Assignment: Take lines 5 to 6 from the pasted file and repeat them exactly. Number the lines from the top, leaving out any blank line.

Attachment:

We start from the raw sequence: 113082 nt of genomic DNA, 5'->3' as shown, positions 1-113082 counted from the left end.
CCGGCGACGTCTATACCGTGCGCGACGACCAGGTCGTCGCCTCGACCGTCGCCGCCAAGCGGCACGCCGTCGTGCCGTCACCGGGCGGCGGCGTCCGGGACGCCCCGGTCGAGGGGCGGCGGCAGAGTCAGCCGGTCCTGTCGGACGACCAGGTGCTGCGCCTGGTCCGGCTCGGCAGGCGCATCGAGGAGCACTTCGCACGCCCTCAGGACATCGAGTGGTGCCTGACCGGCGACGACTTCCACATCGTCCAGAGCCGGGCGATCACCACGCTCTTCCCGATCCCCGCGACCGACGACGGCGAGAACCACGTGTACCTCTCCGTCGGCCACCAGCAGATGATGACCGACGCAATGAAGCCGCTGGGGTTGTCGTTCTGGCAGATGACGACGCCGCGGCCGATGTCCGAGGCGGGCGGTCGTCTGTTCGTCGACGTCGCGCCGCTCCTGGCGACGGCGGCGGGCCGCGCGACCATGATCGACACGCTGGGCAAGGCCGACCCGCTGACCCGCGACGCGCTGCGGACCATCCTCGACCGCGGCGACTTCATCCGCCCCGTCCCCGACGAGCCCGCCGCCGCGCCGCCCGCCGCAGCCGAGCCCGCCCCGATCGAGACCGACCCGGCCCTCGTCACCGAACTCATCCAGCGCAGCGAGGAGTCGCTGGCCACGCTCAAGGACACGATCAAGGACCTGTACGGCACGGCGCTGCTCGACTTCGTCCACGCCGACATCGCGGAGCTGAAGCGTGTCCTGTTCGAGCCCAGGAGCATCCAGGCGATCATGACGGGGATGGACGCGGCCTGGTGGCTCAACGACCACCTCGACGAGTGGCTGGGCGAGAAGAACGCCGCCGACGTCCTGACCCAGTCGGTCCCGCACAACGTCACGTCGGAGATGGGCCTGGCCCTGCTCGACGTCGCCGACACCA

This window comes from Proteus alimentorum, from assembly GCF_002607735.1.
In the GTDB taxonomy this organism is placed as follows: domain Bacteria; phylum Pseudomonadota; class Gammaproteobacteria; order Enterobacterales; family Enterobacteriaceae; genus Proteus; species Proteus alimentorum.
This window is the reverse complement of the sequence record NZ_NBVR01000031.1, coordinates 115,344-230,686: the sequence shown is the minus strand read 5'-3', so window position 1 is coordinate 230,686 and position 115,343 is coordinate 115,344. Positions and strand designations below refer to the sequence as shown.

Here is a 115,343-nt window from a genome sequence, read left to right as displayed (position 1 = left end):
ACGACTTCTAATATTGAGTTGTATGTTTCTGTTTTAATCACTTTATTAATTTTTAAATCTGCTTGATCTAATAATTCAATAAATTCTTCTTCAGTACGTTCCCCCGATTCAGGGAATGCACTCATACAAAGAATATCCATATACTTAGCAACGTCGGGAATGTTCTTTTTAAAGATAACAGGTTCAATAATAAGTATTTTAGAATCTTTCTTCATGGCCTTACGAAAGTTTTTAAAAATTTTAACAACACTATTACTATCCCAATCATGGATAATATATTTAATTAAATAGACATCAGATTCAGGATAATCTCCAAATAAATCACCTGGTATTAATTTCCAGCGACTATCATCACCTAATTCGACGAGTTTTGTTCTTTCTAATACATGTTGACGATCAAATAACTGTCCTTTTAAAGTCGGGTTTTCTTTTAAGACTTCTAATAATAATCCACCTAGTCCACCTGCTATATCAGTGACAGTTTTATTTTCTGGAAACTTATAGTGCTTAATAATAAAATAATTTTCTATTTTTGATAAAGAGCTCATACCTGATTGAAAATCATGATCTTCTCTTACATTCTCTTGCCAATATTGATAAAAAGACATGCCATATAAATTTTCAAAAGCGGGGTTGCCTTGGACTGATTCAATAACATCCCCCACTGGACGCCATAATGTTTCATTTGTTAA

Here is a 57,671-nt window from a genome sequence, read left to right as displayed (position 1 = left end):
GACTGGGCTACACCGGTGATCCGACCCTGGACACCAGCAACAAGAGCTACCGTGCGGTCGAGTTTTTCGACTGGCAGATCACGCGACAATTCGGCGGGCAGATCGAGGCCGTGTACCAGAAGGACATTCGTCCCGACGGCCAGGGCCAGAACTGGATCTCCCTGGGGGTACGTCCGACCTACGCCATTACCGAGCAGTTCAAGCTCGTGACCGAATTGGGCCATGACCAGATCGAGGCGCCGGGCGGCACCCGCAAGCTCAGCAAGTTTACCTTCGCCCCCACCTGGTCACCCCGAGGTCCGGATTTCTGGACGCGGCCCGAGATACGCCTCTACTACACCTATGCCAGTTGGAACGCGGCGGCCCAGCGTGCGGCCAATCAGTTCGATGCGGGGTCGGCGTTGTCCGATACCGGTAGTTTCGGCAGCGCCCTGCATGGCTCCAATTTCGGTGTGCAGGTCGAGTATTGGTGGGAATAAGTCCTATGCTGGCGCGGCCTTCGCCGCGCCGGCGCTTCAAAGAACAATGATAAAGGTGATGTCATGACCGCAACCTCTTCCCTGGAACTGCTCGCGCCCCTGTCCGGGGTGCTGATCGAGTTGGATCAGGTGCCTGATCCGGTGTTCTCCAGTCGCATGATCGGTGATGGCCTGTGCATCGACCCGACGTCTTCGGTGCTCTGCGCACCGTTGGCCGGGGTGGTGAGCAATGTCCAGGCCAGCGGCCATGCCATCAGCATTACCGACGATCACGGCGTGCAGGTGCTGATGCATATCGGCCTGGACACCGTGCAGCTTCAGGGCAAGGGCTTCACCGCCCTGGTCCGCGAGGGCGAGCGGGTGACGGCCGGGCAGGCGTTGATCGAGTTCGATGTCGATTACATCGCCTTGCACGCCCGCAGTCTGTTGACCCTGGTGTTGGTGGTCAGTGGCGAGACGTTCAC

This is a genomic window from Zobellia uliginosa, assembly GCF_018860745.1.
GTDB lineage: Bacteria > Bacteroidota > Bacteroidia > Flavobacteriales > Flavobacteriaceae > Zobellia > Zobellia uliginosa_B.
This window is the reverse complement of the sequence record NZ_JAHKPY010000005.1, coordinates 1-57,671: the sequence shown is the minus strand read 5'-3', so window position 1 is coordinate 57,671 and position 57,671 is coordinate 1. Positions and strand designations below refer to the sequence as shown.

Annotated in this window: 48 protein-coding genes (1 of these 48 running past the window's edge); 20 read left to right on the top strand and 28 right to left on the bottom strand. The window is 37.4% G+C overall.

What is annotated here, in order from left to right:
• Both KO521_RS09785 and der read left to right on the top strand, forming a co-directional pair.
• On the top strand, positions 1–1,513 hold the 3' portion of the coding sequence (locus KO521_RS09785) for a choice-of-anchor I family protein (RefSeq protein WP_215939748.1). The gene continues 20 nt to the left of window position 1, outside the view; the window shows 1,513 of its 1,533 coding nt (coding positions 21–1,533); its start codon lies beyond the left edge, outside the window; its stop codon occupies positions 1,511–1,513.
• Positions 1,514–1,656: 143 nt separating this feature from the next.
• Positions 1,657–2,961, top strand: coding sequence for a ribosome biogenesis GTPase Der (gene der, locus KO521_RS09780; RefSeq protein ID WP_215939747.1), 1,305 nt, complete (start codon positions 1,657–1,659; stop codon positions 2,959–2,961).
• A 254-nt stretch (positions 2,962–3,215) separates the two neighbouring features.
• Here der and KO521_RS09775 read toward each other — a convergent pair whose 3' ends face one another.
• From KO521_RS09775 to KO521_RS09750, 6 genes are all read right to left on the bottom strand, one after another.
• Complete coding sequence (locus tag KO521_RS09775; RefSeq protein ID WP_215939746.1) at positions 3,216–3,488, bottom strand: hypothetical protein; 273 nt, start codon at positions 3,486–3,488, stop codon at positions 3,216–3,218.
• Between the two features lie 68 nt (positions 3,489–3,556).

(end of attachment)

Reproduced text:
This window is the reverse complement of the sequence record NZ_NBVR01000031.1, coordinates 115,344-230,686: the sequence shown is the minus strand read 5'-3', so window position 1 is coordinate 230,686 and position 115,343 is coordinate 115,344. Positions and strand designations below refer to the sequence as shown.

Here is a 115,343-nt window from a genome sequence, read left to right as displayed (position 1 = left end):